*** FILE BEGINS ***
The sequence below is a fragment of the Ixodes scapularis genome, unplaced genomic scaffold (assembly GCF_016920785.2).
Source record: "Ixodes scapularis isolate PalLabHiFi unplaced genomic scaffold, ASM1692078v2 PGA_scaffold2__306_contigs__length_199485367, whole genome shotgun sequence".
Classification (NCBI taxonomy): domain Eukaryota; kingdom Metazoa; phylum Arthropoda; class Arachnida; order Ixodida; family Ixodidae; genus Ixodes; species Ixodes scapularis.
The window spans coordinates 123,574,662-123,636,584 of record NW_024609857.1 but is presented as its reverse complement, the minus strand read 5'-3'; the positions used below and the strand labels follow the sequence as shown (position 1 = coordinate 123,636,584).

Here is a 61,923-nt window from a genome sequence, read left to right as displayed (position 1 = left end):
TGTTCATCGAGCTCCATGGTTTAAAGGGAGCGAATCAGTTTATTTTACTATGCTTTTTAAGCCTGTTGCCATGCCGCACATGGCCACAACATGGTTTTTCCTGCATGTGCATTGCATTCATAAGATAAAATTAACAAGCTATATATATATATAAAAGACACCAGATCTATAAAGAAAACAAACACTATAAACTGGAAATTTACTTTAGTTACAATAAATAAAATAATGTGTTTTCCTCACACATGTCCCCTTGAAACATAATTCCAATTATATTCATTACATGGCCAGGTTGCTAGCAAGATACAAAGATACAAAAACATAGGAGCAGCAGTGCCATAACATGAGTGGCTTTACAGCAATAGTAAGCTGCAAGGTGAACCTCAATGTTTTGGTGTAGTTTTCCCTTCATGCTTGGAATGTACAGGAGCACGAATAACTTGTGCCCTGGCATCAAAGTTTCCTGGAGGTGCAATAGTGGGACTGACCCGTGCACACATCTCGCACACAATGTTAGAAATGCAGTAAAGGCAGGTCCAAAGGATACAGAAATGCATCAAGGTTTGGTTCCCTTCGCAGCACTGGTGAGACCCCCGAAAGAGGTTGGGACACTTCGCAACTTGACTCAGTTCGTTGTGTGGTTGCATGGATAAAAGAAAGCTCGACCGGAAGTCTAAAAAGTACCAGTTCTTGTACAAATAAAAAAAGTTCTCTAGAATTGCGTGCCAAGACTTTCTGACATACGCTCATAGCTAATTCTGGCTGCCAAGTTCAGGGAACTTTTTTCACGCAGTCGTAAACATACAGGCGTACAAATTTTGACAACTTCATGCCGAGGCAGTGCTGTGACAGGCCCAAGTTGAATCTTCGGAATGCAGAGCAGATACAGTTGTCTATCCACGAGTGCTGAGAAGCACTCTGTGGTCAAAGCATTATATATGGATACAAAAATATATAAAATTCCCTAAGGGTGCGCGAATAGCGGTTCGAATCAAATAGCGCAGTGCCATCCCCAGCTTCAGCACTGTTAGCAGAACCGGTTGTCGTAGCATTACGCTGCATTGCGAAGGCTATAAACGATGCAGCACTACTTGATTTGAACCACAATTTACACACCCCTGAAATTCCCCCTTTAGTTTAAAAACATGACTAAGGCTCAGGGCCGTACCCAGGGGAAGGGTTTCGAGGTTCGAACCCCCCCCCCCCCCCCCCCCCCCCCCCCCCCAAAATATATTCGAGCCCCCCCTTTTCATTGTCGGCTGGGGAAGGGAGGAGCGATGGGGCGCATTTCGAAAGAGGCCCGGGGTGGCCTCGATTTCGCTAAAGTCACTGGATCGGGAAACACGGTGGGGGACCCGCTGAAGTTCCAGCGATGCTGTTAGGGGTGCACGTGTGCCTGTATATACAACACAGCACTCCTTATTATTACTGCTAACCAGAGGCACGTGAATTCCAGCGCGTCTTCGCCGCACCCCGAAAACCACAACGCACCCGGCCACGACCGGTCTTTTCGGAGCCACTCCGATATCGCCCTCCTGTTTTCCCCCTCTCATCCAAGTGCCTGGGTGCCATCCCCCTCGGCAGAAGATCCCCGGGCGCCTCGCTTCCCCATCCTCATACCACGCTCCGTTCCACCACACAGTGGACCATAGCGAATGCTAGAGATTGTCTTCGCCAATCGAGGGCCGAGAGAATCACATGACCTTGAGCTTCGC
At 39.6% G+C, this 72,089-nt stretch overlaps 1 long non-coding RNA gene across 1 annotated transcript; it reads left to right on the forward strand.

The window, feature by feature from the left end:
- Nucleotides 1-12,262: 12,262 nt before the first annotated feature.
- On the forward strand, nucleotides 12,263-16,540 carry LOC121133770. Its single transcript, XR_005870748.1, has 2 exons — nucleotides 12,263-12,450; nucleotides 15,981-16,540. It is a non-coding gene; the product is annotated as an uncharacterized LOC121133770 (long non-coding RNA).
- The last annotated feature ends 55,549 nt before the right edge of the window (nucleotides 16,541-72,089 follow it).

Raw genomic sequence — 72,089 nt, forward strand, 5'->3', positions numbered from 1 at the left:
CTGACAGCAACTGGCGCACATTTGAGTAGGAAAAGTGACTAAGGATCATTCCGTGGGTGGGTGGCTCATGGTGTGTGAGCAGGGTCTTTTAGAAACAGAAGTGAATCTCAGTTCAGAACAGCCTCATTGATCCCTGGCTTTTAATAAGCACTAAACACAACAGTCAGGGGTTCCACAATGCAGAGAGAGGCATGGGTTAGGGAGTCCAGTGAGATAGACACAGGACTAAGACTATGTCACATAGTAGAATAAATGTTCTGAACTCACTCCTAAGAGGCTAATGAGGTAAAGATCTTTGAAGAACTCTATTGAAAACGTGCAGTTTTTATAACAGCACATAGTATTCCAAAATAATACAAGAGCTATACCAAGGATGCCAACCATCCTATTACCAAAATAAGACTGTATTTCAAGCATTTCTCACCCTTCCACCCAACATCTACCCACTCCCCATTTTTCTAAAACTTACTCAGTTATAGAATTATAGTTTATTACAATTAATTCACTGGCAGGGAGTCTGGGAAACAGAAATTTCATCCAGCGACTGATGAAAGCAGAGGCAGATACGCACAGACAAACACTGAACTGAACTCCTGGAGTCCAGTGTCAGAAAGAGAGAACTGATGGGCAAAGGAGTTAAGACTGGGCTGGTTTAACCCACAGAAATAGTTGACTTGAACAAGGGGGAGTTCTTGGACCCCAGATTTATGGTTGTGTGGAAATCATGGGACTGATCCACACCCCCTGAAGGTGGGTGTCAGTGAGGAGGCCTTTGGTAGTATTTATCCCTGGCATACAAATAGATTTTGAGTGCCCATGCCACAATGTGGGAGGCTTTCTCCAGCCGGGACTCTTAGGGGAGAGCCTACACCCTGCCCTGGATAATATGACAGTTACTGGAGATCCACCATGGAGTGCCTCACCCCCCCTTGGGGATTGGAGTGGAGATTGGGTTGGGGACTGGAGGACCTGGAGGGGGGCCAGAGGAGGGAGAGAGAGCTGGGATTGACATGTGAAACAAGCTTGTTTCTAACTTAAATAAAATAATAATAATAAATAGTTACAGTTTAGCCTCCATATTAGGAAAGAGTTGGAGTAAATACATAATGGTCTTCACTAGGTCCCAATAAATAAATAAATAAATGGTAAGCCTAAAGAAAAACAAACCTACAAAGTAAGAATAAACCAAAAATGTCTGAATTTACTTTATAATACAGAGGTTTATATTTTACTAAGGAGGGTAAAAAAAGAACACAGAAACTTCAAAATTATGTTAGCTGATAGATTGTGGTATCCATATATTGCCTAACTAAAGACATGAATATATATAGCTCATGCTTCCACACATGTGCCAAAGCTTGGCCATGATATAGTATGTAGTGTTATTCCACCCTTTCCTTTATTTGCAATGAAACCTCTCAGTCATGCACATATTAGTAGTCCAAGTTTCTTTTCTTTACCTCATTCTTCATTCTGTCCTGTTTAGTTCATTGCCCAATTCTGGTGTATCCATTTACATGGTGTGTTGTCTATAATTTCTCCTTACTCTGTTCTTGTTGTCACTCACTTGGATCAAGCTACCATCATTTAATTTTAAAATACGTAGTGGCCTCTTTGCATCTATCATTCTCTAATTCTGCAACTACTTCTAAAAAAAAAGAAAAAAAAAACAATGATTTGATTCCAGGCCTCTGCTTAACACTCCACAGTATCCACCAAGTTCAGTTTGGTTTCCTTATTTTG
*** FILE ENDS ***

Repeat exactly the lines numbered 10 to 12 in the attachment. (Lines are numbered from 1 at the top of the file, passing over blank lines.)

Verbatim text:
- On the forward strand, nucleotides 12,263-16,540 carry LOC121133770. Its single transcript, XR_005870748.1, has 2 exons — nucleotides 12,263-12,450; nucleotides 15,981-16,540. It is a non-coding gene; the product is annotated as an uncharacterized LOC121133770 (long non-coding RNA).
- The last annotated feature ends 55,549 nt before the right edge of the window (nucleotides 16,541-72,089 follow it).

Raw genomic sequence — 72,089 nt, forward strand, 5'->3', positions numbered from 1 at the left: